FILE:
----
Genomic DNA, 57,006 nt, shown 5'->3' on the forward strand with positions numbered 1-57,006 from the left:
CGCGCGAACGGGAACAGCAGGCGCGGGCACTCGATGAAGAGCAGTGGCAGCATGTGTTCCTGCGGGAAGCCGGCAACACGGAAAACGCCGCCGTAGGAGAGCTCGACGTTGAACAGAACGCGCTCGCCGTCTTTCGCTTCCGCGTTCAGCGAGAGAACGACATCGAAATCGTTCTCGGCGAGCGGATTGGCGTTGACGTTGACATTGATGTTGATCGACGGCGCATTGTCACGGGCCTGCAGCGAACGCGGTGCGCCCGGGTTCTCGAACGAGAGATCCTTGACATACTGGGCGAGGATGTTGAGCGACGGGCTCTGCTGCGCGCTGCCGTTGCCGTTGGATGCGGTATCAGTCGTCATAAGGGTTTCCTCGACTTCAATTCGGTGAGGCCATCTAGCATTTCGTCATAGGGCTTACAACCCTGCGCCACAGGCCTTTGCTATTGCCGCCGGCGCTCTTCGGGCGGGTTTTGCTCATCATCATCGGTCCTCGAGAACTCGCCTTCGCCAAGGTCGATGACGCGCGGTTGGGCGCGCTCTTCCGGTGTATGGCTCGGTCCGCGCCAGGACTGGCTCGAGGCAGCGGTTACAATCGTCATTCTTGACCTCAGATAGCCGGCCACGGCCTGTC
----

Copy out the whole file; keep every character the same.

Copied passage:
Genomic DNA, 57,006 nt, shown 5'->3' on the forward strand with positions numbered 1-57,006 from the left:
CGCGCGAACGGGAACAGCAGGCGCGGGCACTCGATGAAGAGCAGTGGCAGCATGTGTTCCTGCGGGAAGCCGGCAACACGGAAAACGCCGCCGTAGGAGAGCTCGACGTTGAACAGAACGCGCTCGCCGTCTTTCGCTTCCGCGTTCAGCGAGAGAACGACATCGAAATCGTTCTCGGCGAGCGGATTGGCGTTGACGTTGACATTGATGTTGATCGACGGCGCATTGTCACGGGCCTGCAGCGAACGCGGTGCGCCCGGGTTCTCGAACGAGAGATCCTTGACATACTGGGCGAGGATGTTGAGCGACGGGCTCTGCTGCGCGCTGCCGTTGCCGTTGGATGCGGTATCAGTCGTCATAAGGGTTTCCTCGACTTCAATTCGGTGAGGCCATCTAGCATTTCGTCATAGGGCTTACAACCCTGCGCCACAGGCCTTTGCTATTGCCGCCGGCGCTCTTCGGGCGGGTTTTGCTCATCATCATCGGTCCTCGAGAACTCGCCTTCGCCAAGGTCGATGACGCGCGGTTGGGCGCGCTCTTCCGGTGTATGGCTCGGTCCGCGCCAGGACTGGCTCGAGGCAGCGGTTACAATCGTCATTCTTGACCTCAGATAGCCGGCCACGGCCTGTC